In this case, we have a supply shortage in the gasoline market. As the market seeks a new equilibrium level, the price has to increase as quantity decreases. The oil companies recognized this and Lee Raymond, Exxon Mobil chairman, explained, "[I]f we kept the price too low we would quickly run out (of fuel) at the service stations." See, if equilibrium is not sought in the market, supply keeps decreasing but by not changing prices, demand will not change. In this event, consumers would anticipate a future price hike and buy up all the reserves in no time flat.
Back on the topic of windfall profits, is a tax really necessary? We've already seen a huge price drop since Hurricane Rita. Prices nationwide (as of 11/7) have fallen from a high a peak of $3.07 in early September to $2.38 per gallon. Furthermore, crude oil futures are still below $60/barrel and have been steadily dipping since September. Waiting a few more months will undoubtedly reveal a much lower profit margin for the big oil companies and by that time prices should be settling back to a pre-crisis level.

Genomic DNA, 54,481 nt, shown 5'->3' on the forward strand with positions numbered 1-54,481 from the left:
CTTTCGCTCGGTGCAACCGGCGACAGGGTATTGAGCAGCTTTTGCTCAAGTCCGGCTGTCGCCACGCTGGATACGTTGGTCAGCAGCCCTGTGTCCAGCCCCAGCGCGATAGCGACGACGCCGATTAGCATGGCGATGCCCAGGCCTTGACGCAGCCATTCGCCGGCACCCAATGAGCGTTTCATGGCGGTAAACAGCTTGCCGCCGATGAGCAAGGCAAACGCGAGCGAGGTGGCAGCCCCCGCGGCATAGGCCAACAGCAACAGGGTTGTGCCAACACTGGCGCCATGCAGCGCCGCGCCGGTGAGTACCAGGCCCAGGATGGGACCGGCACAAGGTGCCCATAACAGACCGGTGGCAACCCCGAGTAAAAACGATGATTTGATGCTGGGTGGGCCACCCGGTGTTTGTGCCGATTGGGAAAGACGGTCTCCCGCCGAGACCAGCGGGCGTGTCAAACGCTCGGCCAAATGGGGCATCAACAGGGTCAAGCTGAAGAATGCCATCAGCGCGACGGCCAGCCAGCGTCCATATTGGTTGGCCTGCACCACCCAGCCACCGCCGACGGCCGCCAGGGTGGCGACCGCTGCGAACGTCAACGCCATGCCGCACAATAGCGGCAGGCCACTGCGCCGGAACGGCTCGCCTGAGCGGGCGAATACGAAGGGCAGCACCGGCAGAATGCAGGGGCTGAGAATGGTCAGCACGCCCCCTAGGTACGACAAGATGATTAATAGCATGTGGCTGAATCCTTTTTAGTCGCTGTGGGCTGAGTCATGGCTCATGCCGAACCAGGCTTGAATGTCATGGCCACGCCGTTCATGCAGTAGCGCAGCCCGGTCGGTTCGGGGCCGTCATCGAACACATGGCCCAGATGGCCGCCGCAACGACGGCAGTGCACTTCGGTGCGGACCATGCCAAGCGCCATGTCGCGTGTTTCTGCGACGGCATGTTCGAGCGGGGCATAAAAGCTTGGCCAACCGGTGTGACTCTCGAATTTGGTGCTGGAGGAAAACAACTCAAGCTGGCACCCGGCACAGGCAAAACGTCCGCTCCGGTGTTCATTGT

The federal government is and always has been the most dangerous impediment to a free market economy. Greedy politicians seeking to please the special interests have instituted so many regulations that the Code of Regulations in the General Accountability Office now takes up more than 76,000 pages. Frederic Bastiat understood the danger of the state when he said, "The state is the great fictitious entity by which everyone seeks to live at the expense of everyone else." Hopefully, American voters will begin to realize it as well and start holding their elected representatives accountable.